Despite their value, not all metals are easy to sell.  As described by Kooi [1], stolen Gold or Silver jewelery has intrinsic value and can be sold in scrap or melted form or in their original shape.  In contrast, base metals Copper, Aluminum, brass, Zinc, Nickel, Platinum, etc. are generally not worth much (or not easy to sell) outside of scrap form; and so these metals are generally melted and re-shaped by scrap dealers or the thieves themselves.  On the other hand, the valuable metals in catalytic converters reside on a porous ceramic substrate and can not be extracted for sale using simple methods.  To extract the metals, the entire assemblies must be heated with the ceramic up to temperatures in excess of 1500 degrees Celsius, then further refined.  The complexity of this refinement limits the number of buyers for stolen converters, most of whom are designated converter recycling depots.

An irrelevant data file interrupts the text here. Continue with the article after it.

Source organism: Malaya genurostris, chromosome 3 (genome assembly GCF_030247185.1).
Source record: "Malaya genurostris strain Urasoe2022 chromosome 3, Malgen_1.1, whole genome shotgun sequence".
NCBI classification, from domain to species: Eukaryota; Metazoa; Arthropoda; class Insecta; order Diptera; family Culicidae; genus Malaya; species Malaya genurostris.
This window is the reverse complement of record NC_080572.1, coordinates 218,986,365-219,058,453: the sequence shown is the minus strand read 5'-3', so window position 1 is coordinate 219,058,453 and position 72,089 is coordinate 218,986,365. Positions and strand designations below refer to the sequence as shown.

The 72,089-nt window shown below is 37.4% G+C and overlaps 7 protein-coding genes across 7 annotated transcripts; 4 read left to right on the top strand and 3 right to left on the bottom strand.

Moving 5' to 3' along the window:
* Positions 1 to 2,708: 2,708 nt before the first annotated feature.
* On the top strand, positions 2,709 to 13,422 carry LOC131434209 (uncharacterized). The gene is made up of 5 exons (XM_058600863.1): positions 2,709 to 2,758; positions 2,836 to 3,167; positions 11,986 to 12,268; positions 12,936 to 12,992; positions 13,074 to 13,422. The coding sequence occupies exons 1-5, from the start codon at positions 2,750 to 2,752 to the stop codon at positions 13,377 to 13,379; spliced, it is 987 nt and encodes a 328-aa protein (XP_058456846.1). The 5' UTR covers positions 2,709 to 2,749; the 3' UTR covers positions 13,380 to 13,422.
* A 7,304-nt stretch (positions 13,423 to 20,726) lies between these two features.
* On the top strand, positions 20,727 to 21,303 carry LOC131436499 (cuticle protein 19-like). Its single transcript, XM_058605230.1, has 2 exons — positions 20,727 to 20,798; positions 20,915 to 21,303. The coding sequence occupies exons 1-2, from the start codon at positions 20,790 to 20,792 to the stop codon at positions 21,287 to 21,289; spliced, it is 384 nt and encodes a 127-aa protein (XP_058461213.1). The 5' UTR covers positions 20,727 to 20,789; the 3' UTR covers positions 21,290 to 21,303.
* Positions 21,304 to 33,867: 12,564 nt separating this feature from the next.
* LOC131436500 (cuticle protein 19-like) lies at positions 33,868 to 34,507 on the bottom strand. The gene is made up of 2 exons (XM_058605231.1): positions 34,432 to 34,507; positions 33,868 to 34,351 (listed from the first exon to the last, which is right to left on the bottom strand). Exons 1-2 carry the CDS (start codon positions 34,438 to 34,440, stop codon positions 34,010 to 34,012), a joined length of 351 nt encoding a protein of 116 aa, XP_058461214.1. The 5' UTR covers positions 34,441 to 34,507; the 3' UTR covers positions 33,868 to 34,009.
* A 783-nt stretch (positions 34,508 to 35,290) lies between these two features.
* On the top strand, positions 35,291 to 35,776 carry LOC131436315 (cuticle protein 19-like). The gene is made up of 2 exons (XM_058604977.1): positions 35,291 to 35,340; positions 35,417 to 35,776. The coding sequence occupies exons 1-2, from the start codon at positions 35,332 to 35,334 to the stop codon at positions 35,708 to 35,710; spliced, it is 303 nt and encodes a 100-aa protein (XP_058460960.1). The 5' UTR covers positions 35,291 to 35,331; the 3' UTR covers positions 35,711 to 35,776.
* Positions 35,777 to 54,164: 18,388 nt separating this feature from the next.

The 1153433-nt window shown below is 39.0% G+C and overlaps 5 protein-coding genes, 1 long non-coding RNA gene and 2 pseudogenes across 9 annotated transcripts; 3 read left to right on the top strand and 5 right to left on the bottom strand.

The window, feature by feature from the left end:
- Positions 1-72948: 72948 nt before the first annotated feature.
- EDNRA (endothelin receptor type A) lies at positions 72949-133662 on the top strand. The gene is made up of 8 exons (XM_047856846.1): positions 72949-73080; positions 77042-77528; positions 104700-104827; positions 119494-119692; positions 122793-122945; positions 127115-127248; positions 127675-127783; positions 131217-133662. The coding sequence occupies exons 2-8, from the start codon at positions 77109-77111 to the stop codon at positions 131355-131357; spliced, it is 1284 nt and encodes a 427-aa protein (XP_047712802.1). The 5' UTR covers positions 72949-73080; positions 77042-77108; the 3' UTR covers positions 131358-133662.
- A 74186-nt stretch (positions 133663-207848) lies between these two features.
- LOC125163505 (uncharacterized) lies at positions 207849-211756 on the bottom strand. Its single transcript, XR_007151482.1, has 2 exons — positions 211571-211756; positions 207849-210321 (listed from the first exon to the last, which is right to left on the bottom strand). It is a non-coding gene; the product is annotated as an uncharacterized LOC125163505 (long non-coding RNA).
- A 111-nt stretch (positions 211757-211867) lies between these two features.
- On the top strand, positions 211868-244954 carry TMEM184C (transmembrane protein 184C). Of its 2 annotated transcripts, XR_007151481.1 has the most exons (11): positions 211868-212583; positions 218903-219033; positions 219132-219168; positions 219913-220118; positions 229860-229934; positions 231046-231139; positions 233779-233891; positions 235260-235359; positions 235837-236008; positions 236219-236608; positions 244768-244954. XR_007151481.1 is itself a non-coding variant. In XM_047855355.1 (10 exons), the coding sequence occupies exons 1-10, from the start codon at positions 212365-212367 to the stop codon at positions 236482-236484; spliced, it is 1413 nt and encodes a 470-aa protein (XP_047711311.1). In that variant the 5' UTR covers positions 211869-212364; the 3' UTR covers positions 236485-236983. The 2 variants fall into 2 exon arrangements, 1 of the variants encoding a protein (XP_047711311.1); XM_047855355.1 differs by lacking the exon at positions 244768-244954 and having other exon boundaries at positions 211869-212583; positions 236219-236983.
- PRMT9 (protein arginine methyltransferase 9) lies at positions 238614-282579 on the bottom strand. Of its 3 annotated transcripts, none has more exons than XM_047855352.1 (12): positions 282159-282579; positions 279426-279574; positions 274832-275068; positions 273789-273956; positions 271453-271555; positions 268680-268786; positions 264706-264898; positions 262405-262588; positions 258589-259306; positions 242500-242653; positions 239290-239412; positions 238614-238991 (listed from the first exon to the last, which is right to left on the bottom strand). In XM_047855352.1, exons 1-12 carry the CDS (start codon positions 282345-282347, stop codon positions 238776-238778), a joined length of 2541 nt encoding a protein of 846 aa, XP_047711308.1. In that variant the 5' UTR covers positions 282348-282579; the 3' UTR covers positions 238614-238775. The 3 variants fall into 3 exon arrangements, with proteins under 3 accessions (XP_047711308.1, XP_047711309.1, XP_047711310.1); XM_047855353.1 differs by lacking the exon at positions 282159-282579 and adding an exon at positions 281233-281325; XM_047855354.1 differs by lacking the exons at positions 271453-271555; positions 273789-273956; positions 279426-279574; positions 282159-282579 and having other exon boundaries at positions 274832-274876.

Valuable metals used in electronics also fit into the category of difficulty in extraction and low theft return.  However, with increasing volume of waste electronics, a correspondingly large volume of valuable metals become locked away.  I previously wrote on this subject with respect to scarce metals: Japan's 'urban mines' contain approximately 6,800 tons of Gold (currently ~$48 per gram), 60,000 tons of Silver (~$1 per gram), and 1,700 tons of Indium (approaching ~$1 per gram).  As the price of metals increase (and as the electronic device lifetime decreases), the value of electronic waste will become greater.  For example, a U.S. Geological Survey 2006 report [5] estimates that an average cell phone (weight 113 grams) contains approximately $1 worth of Copper, Silver, Gold, Palladium, and Platinum combined.  While this may appear to be a rather trivial amount, millions of cell phones are discarded annually.  The overall reward is great enough for 'urban miners' to harvest, so thievery can't be far behind as metal prices increase.